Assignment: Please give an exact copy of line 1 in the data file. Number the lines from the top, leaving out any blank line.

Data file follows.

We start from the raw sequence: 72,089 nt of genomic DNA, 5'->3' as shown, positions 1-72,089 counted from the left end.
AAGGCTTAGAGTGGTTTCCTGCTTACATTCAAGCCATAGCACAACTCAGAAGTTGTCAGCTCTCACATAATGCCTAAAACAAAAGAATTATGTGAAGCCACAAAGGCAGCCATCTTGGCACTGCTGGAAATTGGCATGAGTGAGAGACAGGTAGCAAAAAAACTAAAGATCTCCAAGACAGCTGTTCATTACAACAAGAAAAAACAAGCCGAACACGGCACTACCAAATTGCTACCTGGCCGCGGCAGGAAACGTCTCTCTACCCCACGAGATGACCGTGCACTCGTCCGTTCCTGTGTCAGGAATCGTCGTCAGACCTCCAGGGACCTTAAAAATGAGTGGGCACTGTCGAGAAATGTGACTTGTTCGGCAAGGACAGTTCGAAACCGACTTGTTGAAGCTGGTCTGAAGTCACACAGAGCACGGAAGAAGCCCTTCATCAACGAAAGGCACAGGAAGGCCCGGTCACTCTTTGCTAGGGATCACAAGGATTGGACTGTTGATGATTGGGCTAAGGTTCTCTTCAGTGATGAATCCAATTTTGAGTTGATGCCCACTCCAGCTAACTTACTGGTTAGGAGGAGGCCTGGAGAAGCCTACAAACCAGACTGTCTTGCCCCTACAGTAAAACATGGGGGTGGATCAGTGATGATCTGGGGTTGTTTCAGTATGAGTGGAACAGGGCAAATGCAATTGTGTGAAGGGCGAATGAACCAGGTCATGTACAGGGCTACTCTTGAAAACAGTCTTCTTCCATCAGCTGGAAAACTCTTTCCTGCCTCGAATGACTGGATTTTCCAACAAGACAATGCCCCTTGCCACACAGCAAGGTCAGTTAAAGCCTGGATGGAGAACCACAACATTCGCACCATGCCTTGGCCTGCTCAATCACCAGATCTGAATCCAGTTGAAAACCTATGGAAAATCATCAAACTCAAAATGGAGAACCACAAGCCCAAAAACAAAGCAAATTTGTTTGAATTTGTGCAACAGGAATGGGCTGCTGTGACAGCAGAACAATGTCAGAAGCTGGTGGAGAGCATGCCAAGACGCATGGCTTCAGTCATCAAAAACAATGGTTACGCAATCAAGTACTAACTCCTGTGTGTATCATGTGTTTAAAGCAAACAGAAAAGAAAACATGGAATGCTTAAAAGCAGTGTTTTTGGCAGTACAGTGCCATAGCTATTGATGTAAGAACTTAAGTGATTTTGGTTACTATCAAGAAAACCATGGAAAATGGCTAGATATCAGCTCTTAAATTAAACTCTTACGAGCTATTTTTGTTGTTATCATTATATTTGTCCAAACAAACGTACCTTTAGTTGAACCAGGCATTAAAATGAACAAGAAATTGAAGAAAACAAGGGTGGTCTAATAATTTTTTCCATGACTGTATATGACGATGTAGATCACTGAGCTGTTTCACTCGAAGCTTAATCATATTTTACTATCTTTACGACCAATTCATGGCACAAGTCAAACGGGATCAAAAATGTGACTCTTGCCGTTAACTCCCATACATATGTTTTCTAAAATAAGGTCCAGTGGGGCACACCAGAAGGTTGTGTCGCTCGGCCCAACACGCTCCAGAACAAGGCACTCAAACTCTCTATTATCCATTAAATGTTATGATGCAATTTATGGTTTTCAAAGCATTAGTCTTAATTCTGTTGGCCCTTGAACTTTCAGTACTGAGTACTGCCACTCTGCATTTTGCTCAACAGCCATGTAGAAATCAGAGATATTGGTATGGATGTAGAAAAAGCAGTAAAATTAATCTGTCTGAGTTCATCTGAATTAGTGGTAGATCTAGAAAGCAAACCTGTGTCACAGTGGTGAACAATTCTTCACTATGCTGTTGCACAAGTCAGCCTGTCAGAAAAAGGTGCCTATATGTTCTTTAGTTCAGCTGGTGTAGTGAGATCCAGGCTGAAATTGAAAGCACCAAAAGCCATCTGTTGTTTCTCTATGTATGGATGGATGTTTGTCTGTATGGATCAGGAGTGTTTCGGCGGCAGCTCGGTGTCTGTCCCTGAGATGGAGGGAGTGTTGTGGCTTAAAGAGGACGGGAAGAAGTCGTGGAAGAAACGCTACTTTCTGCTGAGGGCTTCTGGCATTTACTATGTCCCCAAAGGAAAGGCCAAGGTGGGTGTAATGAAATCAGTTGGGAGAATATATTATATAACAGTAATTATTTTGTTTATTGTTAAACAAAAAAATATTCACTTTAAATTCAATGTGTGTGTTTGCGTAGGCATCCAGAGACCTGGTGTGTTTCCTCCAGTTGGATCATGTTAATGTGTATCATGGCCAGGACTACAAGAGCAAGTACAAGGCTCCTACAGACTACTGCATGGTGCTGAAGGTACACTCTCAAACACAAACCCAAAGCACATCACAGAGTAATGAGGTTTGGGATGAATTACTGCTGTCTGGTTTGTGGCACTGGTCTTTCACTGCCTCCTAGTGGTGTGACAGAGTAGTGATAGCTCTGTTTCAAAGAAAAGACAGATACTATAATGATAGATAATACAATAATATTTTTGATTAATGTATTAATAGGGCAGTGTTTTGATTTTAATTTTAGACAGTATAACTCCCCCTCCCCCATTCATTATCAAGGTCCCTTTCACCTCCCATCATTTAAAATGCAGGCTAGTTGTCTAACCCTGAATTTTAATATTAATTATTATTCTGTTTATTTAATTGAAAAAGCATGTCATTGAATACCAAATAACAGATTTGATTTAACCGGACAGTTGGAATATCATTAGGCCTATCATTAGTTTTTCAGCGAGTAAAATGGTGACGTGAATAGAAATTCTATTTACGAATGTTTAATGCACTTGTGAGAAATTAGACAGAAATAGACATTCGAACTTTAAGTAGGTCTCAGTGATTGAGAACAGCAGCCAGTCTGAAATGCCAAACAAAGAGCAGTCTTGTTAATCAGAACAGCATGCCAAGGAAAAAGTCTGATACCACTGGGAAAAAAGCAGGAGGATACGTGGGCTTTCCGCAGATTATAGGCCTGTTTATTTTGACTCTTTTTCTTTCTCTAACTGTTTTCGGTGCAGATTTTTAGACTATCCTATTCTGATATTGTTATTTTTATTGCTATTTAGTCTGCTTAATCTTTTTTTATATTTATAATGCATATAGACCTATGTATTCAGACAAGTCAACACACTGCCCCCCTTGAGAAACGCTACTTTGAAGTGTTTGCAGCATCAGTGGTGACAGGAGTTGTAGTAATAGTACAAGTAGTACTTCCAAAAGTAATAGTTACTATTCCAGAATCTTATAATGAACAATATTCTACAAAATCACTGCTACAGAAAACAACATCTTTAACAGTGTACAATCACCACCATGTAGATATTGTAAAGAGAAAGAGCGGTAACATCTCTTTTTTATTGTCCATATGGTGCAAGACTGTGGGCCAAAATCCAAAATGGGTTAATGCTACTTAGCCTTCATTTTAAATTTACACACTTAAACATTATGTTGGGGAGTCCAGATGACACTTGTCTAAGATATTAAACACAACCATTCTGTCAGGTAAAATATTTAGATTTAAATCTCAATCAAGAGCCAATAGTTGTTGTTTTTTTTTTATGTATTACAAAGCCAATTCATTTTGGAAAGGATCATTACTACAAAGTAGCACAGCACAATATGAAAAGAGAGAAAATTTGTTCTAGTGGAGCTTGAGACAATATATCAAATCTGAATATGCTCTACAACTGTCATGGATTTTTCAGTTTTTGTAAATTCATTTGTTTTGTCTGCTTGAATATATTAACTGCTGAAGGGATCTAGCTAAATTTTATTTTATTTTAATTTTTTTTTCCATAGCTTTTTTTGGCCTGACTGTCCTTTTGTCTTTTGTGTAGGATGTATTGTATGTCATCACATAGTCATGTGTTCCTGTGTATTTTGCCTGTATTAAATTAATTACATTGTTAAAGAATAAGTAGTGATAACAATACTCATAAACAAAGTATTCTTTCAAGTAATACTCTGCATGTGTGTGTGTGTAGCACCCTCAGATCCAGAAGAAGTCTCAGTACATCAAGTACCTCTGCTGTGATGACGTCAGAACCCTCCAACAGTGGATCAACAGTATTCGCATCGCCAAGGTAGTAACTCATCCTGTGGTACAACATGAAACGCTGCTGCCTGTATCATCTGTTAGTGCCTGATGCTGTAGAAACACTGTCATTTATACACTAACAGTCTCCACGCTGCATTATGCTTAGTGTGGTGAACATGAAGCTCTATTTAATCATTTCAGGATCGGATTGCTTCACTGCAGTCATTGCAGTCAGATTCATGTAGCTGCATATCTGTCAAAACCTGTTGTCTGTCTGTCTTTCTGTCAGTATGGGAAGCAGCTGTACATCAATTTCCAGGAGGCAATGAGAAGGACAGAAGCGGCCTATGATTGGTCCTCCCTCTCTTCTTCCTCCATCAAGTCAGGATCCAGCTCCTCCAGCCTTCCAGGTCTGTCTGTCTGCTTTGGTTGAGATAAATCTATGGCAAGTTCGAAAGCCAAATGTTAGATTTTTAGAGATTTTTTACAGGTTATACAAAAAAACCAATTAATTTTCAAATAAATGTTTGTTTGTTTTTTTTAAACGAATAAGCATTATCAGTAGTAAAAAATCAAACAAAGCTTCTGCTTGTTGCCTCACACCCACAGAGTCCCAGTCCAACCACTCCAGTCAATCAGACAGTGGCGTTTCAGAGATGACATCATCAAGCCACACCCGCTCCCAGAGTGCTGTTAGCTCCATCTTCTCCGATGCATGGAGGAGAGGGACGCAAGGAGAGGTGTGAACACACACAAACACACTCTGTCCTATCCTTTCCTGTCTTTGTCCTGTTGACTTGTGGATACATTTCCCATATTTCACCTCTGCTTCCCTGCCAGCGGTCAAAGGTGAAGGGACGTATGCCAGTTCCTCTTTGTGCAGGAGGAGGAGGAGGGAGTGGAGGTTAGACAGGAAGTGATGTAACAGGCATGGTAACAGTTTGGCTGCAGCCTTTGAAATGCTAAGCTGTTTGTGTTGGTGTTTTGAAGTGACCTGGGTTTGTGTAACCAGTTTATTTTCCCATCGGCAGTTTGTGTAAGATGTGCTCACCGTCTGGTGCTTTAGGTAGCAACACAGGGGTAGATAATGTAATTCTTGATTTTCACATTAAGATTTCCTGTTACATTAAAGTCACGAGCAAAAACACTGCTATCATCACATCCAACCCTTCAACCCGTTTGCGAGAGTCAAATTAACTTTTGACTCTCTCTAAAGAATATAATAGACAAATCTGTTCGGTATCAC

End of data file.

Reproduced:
We start from the raw sequence: 72,089 nt of genomic DNA, 5'->3' as shown, positions 1-72,089 counted from the left end.